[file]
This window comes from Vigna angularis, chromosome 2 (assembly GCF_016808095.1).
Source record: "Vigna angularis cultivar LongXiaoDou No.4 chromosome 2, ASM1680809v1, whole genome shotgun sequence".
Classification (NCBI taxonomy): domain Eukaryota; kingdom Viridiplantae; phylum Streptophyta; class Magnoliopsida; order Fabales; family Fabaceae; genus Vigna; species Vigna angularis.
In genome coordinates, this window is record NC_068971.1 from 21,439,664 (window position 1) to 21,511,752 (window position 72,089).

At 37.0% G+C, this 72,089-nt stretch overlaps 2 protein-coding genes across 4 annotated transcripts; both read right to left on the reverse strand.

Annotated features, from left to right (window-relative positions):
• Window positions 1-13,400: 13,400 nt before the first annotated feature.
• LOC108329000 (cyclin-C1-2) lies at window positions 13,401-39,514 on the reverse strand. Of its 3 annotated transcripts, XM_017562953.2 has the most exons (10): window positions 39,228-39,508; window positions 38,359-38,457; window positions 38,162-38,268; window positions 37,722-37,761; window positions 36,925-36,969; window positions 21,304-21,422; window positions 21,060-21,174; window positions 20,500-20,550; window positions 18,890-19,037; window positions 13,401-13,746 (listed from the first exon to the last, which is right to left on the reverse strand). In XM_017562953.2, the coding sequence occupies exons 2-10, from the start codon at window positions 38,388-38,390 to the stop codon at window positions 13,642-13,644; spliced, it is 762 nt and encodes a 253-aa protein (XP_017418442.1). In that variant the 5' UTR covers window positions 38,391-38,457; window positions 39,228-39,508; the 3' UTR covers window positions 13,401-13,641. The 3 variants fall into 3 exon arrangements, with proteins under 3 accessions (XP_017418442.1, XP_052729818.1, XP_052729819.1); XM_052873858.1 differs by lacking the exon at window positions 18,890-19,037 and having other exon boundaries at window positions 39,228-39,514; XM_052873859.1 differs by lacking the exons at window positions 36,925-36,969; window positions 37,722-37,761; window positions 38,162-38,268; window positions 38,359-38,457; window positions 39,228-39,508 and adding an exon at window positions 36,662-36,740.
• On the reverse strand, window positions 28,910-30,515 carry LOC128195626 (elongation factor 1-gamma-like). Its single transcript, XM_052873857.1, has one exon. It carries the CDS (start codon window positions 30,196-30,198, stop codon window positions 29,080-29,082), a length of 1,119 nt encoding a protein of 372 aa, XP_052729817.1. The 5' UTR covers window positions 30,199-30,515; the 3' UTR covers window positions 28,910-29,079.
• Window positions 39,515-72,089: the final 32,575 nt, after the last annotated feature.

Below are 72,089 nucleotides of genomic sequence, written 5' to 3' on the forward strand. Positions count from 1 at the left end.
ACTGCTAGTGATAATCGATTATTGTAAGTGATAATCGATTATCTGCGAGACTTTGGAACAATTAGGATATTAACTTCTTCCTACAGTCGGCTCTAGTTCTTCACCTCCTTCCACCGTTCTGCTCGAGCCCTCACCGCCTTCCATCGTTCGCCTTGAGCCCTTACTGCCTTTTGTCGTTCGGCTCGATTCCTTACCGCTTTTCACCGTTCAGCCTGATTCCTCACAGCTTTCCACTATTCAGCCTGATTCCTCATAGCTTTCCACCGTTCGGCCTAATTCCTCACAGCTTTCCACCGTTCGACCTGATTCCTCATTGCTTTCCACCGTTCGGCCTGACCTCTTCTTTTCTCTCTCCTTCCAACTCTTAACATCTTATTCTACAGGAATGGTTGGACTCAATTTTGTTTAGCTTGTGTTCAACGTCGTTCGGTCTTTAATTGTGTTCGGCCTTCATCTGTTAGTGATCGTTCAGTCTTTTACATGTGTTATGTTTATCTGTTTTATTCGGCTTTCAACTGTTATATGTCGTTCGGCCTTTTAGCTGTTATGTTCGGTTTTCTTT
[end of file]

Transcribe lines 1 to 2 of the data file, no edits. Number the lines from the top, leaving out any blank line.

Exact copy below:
This window comes from Vigna angularis, chromosome 2 (assembly GCF_016808095.1).
Source record: "Vigna angularis cultivar LongXiaoDou No.4 chromosome 2, ASM1680809v1, whole genome shotgun sequence".